My donation will have no effect on potential changes and reforms that will be necessary to preserve Medicaid-paid LTC for our most vulnerable citizens. It will also have no effect on making political changes that are necessary to gain control over our country’s out-of-control Medicaid expenses.

The moral: take charge of your own future dignity and choices with a reasonably priced LTC insurance policy.

How’s Your LTC IQ? Take a Fun Quiz

LTCi IQ TestI hope you’ll enjoy taking the quiz below. I used it with great success at a talk I gave yesterday. I awarded a lottery scratch-off ticket to each person who gave a correct answer (I gave them printed copies of the article and told them where to find the answers). My students were quite engaged and seemed to enjoy it.

The questions below come from an October 28, 2014 US News and World Report article called, You’ll Likely Need Long-Term Care, But How Will You Pay for It? This article is great because it’s accurate, brief, straightforward, and well-researched. The article links its statements to the studies documenting them.

Long-Term Care (LTC) IQ QUIZ

1) What percentage of caregiving is done by unpaid family members and friends, including spouses, children and relatives?

2) What percentage of unpaid caregivers had to make financial sacrifices?

3) What is the #1 cause of bankruptcy in the US?

4) Nationwide, what percentage of LTC costs does Medicaid pay?

5) What percentage of Americans own LTC insurance?

6) What percentage of Americans are concerned about LTC costs?

7) What is the correct age to consider buying LTC insurance?

8) What is the annual cost of nursing home care?

Answers

1) 90%. I’ve done prior blogs on this.

2) 37%. I’ve done prior blogs on this.

3) Medical expenses which include LTC.

4) Two-thirds. See my blogs on Medicaid.

5) 15%. This is on the high side, other sources say closer to 11%. Bottom line: not enough of us!

6) 74% say they’d forego a cup of Starbucks a day to pay their LTC premiums. But they aren’t doing so!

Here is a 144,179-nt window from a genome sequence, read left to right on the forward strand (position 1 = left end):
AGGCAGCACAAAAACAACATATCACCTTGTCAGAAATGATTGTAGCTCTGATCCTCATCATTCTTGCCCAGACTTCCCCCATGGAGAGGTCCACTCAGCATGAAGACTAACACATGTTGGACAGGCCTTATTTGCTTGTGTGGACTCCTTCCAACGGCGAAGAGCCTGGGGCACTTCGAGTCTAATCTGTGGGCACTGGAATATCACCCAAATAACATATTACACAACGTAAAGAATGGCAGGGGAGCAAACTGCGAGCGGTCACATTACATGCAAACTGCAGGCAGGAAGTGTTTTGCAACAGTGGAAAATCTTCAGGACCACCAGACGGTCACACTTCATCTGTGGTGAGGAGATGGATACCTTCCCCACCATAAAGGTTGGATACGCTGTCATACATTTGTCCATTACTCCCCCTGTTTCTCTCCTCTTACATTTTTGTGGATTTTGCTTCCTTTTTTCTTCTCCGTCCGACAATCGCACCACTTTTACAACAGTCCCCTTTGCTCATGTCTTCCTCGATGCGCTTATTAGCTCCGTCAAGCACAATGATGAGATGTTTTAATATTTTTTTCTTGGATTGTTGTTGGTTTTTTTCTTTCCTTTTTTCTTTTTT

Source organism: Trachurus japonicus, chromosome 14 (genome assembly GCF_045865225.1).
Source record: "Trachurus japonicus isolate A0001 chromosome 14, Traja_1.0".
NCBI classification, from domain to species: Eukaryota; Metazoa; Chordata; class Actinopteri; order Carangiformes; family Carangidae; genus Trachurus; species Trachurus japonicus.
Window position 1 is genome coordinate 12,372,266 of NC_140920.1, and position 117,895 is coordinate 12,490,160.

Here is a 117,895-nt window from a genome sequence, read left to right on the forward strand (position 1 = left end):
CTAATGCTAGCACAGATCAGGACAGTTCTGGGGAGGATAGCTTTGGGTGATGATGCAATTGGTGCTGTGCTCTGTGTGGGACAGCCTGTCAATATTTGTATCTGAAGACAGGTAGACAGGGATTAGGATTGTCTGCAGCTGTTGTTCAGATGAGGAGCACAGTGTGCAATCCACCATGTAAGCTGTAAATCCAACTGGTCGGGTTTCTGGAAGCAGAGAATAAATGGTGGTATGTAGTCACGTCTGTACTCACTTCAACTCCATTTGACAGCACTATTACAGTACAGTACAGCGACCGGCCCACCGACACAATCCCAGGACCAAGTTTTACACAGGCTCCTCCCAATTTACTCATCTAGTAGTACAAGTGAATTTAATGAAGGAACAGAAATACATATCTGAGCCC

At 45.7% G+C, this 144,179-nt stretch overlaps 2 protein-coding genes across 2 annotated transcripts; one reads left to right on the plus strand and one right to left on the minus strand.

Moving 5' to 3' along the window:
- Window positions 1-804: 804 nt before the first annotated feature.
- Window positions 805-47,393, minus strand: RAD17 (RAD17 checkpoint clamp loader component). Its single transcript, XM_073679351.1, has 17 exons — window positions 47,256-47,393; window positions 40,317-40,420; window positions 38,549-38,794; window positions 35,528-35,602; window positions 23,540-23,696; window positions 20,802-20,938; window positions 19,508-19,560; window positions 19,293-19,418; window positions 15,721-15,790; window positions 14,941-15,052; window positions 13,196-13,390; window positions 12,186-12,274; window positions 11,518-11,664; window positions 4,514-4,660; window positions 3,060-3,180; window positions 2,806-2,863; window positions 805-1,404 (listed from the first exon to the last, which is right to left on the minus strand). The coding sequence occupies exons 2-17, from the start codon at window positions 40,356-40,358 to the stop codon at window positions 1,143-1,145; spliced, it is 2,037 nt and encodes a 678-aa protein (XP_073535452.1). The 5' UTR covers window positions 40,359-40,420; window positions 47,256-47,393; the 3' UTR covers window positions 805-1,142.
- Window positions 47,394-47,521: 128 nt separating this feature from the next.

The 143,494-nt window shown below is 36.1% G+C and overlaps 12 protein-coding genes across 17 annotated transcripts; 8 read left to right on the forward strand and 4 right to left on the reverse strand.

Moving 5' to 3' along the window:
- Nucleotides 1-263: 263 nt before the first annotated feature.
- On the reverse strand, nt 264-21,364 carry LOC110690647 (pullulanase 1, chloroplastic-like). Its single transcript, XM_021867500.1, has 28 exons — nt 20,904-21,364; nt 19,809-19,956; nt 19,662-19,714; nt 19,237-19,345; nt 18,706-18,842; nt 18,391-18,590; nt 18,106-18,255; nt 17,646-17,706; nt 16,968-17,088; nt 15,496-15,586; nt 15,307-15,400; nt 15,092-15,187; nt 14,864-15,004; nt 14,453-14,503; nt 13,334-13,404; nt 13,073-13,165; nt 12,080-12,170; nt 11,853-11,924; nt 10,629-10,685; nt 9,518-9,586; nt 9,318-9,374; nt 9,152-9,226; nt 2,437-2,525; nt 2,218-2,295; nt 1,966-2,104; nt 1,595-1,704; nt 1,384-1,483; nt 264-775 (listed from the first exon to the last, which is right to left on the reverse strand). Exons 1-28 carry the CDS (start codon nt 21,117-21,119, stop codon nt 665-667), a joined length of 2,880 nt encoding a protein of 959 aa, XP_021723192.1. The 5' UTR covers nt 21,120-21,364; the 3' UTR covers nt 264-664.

7) In your 40’s. I’ve done prior blogs on why this is so.

8) $50,000/year. This is an average and is not for the accommodations you’d desire. Check out Genworth’s annual cost of care survey to find all care costs in your locale.

Denial Antidotes

Elephant In The RoomThe majority of us deny the fact that the odds we will need long-term care (LTC) are quite high (70% at age 65, according to www.longtermcare.gov). More importantly, we deny the potentially catastrophic consequences caused by needing LTC without being prepared.

Here are some denial-busting tools for the ones you care about, but who refuse to have a conversation about responsible, reasonable LTC planning now, while they are able to qualify for LTC insurance and find good rates.

Give your loved one this special, eight question LTC IQ Quiz.

Watch this brief video of Meryl Comer, graphically describing the havoc being unprepared for LTC caused:

www.honeyleveen.com/resources will link you to other highly informative sites like My Life. My Family, The Motley Fool, and Own Your Future Texas.

Knowledge is power. Failure to plan is planning to fail.

 

Stupid is as Stupid Does

Elephant In The RoomIn my prior blog we learned about  denial. The most common form of denial is implicatory denial. Here, the facts are not denied or re-interpreted, but instead the psychological, economic, political, physical or moral implications that conventionally follow from those facts are denied or ignored.

I see this with people’s refusal to plan responsibly for long-term care (LTC) all the time.

In other words, even though someone will accept the fact that at age of 65 and beyond, there’s a 70% chance that any of us will need long-term care, these deniers somehow have the inside track. People with implicatory denial are aware of these odds, but they refuse to believe this could happen to them. In other words, they’re psychic about this and can see the future. Everyone else will need LTC, but they (including their spouses) won’t.

An article in yesterday’s Los Angeles Times amused me. Its title is “Proved at last: Men really are idiots”. Of the 318 stunts that have qualified for Darwin Awards, 88.7% were done by men (Darwin Awards: awards for the stupidest, most dangerous, foolhardy stunts and activities). This correlates with what I see men doing about responsible LTC planning.

I’ve compared notes with many colleagues about this particular type of denial, and our experiences are similar. For some reason, women “get it” about the need for responsible LTC planning a lot more often than men. Most of the time, women instigate a conversation about LTC insurance with their husbands. Often, the husband puts the kibosh on the conversation. After all, he is psychic and has the inside track. He and his wife won’t need LTC. Everyone else will.

Denial is a Curious Beast

Denial Is A Curious BeastRefusal to plan for long-term care and refusal to believe manmade activities are creating global warming are caused by the same thing. What a revelation to me! A book called Living in Denial, by Kari Marie Norgaard examines the causes of climate change denial.

Here’s an essay about Dr. Norgaard’s book. I love the fact that her book defines the three different types of denial: